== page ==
On Thursday morning, as Mr. William Pashby, fishmonger, of Filey, was in the act of dressing himself after getting out of bed, he felt rather unwell, sat down in his chair, and died almost immediately. Deceased was 85 years of age.
The Scarborough Mercury, Saturday, 12 November 1859
As a Folkton man, William’s ancestors are few on Filey Genealogy & Connections. His male line goes a little further back on the FamilySearch tree but in an unconvincing fashion. It is a different story with his direct descendants. Five of nine children raised families – giving him over 30 grandchildren. I lost count figuring the succeeding generation’s output. Nineteenth-century marriages bring several Filey dynasties into play and some of their forebears go back to the 1500s.
One has to journey way further into the mists to reach the common ancestor of wise apes and the representative of the Phocidae family cast up on Herring Hill this morning. Between 80 and 100 million years to be inexact.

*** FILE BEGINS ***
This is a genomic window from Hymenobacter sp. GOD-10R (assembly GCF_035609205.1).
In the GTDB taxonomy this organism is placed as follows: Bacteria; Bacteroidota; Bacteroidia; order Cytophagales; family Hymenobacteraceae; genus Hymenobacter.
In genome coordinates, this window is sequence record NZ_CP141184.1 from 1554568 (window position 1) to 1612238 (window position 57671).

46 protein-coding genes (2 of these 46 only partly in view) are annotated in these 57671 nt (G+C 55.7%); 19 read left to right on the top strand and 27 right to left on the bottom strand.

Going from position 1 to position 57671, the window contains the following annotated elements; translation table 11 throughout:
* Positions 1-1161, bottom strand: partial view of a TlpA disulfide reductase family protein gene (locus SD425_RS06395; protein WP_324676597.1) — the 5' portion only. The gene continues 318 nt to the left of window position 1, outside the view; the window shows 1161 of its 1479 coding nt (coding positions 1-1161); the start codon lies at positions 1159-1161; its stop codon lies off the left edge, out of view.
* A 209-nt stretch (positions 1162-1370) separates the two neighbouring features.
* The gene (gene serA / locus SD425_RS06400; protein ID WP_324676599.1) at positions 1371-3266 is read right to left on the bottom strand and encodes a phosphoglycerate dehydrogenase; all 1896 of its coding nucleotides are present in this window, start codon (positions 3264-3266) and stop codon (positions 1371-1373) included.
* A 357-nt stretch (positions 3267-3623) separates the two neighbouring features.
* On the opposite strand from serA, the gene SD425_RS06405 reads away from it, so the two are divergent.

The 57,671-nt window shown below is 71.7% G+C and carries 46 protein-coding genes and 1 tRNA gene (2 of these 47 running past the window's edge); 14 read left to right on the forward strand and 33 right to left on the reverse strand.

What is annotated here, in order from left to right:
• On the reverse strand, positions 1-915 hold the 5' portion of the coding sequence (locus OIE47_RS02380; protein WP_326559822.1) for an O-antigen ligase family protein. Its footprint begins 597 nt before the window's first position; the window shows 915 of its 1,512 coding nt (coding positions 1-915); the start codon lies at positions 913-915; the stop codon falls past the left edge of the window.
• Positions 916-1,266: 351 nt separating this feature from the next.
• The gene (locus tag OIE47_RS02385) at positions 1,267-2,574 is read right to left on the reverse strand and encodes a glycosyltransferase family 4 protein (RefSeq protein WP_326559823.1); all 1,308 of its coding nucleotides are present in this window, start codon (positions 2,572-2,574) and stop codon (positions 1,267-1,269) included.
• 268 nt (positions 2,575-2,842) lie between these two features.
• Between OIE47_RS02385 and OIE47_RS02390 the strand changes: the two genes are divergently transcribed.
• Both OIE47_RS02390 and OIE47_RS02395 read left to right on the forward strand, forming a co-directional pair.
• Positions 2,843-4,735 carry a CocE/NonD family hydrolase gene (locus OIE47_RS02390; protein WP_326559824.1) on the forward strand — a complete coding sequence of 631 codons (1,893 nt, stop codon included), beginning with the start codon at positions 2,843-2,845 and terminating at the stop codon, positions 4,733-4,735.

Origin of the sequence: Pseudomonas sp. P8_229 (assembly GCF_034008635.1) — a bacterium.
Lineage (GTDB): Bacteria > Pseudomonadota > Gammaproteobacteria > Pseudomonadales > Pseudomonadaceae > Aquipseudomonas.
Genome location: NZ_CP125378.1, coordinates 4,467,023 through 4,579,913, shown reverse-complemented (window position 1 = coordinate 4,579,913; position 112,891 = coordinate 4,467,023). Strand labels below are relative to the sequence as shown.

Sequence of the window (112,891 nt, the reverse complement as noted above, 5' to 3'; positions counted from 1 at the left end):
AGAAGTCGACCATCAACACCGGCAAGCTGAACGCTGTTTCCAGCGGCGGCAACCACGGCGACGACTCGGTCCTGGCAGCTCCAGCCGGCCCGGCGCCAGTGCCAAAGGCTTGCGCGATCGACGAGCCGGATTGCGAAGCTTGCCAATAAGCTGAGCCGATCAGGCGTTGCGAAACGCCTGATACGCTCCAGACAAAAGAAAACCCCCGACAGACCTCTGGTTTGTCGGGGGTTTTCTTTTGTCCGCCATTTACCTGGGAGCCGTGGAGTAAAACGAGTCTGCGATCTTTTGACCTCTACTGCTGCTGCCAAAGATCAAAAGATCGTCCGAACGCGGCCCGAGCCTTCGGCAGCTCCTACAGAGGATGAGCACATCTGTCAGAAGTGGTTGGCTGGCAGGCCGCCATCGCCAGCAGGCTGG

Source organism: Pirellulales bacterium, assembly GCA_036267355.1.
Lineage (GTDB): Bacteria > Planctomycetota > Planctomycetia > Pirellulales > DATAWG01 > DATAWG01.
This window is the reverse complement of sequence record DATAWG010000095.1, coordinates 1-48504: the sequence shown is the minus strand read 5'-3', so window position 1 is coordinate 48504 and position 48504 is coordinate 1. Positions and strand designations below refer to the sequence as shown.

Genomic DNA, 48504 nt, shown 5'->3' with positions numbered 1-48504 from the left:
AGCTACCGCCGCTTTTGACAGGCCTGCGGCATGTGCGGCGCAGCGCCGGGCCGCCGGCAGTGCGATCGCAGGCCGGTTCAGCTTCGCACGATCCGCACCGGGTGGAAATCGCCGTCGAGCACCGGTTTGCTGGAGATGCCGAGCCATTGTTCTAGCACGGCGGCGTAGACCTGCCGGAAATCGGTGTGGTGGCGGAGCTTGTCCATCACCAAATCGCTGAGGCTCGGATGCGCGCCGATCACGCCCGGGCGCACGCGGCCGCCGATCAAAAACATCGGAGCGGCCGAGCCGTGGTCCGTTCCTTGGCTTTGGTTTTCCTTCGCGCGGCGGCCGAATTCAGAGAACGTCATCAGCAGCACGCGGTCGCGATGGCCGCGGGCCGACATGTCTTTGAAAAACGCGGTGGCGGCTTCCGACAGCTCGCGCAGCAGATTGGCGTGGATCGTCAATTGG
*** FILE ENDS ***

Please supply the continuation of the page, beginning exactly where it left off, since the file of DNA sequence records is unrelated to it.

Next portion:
The seal was silent, and looked uncomfortable rather than distressed. It did not seem to be upset by the handful of people gathered nearby. Someone had already phoned for help but the RSPCA would be at least an hour in coming. Attempts to contact Sea Life in Scarborough hadn’t yet been successful.
The creature had a nasty wound to the throat; not so deep as to appear immediately life-threatening. The bleeding had stopped. First thoughts of observers were that it had become entangled in nets but the suggestion that its throat had been cut by a fisherman was not ruled out. Grey and common seals are protected by law on this coast all year round – from being killed, injured or taken, but that would not stay the hand of some men. A couple of years ago, while walking on the Brigg, a very unwise ape pointed to the bobbing head of a seal some yards from shore and said, “He’s taking our fish.”
Let’s see where the Sixth Extinction takes us.